Of the many privileges of being a pastor who works with youth, one of my favorites is being a part of a young person’s decision to be baptized. Now that I have stepped into the realm of children’s ministry as well as youth and college, in addition to having three children of my own under the age of six, a very common question I get is when church members’ children should be baptized.
As a Southern Baptist Church, my church’s commitment to believer baptism makes this question especially relevant. Since we don’t recognize infant baptism, every parent is basically struggling with the same issue; when is the right time? The short answer is, when a person becomes a Christian, they are ready to be baptized. However, for small children, it is a little more complicated. Here are seven dos and don’ts for parents in preparing to pursue baptism for their children:
- Do make sure your child knows they are a sinner.This means they need to know what sin is, that they have done it, and it angers and saddens God. Some church kids really don’t get this. If you ask them if they are a sinner and they say something like, “No, but my sister is!” It is probably best to wait.
- Do make sure they know why Jesus died.Children brought up in the church may have no problem accepting Jesus died and came back to life. But do they really know why? Do they know that only Jesus could die to take their sin away? It couldn’t be anyone else or any other way.
- Do observe signs of repentance and a changed mindset.I have seen, though rare, very young children exhibit a change of mind and heart after their decision to follow Christ. No, they don’t become perfect children or stop making you want to pull your hair out, but they have a much greater remorse for their bad actions and great hope in Christ.
- Don’t make it all about their behavior and being a better son/daughter.You don’t want to say something like, “You can’t be baptized- you don’t listen to me enough.” However, you can say something like, “You understand that being a Christian means really being sorry when we do the wrong thing, right?” There is a fine line between this point and the previous one, but that is why the parent having a biblical doctrine of conversion is important.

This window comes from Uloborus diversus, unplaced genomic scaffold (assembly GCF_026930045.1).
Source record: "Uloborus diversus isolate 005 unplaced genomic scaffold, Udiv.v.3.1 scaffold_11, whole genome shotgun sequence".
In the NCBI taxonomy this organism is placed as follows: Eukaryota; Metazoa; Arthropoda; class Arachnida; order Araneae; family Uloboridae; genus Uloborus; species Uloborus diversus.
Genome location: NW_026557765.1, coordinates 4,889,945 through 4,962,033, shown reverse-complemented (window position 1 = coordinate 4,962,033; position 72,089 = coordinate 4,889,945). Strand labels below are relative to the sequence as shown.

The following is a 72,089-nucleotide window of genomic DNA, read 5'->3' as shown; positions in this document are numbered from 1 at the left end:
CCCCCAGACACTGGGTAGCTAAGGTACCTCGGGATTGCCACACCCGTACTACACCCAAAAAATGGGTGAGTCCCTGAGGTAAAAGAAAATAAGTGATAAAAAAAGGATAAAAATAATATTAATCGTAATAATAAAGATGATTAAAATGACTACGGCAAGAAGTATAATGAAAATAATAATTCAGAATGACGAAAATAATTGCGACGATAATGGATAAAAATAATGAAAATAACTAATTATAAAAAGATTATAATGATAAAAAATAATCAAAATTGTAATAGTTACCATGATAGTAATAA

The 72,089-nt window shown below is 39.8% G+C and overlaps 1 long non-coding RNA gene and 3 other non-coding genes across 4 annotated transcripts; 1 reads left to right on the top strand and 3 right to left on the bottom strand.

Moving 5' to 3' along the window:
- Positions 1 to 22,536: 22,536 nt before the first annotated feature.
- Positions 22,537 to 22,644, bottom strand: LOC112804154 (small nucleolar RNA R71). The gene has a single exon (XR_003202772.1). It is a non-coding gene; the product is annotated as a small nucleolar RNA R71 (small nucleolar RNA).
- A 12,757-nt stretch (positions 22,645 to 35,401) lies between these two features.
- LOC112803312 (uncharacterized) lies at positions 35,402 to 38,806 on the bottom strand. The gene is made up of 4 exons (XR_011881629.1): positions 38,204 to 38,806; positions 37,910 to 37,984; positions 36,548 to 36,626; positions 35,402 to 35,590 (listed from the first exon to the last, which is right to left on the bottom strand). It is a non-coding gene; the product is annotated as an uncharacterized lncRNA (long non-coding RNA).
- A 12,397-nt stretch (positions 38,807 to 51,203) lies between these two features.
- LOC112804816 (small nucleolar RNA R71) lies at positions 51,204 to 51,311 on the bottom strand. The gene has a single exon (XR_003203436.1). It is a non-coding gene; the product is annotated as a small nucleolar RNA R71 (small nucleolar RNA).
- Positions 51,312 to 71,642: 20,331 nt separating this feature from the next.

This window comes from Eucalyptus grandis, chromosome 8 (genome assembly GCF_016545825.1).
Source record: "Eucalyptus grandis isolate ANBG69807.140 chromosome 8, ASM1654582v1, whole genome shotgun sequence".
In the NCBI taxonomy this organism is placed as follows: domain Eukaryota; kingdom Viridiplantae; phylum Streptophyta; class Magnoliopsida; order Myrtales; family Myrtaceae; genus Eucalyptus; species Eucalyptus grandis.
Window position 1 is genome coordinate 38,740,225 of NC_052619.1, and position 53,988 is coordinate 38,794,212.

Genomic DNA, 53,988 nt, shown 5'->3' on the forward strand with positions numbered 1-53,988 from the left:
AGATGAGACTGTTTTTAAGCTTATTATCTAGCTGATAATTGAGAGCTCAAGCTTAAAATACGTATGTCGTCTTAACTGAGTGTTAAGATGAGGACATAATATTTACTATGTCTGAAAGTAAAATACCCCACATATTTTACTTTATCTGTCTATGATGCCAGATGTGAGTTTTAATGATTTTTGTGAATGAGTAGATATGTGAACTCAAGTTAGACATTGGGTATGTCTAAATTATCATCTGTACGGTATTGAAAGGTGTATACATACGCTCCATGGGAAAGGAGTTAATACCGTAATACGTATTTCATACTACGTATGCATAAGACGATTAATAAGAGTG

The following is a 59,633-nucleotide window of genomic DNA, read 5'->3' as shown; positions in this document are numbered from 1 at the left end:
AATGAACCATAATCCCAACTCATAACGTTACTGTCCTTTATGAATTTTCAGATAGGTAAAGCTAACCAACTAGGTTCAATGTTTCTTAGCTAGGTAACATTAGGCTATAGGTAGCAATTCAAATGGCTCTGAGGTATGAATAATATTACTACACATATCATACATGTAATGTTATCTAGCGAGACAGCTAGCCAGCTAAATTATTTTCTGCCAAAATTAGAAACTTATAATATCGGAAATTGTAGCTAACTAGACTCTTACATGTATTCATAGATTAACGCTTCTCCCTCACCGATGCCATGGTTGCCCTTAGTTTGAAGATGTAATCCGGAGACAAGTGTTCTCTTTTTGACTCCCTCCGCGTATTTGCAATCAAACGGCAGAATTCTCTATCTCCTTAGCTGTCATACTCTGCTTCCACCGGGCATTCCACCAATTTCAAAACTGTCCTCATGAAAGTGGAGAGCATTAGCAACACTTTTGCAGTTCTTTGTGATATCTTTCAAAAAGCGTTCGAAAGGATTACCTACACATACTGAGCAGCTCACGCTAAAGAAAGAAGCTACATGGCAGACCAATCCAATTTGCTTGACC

- Do have a meeting between you, your child, and the church leadership.I always have a meeting with the family before I do or don’t baptize their family member. This has been a great way for me to articulate the Gospel to the whole family, not just the baptizee. I want to do all I can to make sure the person I am baptizing is saved and not going into an emotional decision. This is also the time when I make sure the whole family knows that water baptism doesn’t save anybody, it is an outward symbol of an inward truth.
- Don’t allow yourself or your child to make an emotional decision based on what you or others are doing.It is very common, for parents converted later in life, for their children to want to be baptized with them. Be very cautious about that. It is also a common practice at Christian events like church camps to have some pastor from who knows where walk into a lake and invite kids to come forward to be baptized. These spontaneous baptisms, though well intended, are not a good idea and can be harmful to your child’s doctrine later on in life.
- Don’t be afraid to wait.Young adults who grow up in church are leaving the faith at an alarming rate all across the country. It is not a bad idea to wait until your child is well into his teens, maybe even an adult, to make sure he or she is making a mature decision. At the same time, Jesus’s emphasis on child-like faith probably meant child-like faith. The Gospel is not easy, but it is simple. Even a child can grasp it. Sometimes holding them back too long can convince them it is knowledge and works they need, not faith.
To put it briefly: is your child saved? Does your child know and believe the Gospel? Biblically, when people believe the Gospel, they are baptized very soon after. However, for any new believer, it is important for their church to affirm their conversion by making sure they know the good news of Jesus Christ. For children, that gap can be longer than others.
I believe I gave my life to Christ when I was 4, but my parents waited until I was 12 before I was baptized. I am glad they did. To this day, I rely heavily on parents to inform me on whether or not their child is truly saved and ready to be baptized. A child’s salvation and baptism is a beautiful thing. It reminds us of the child-like faith it takes to believe the Gospel of Christ.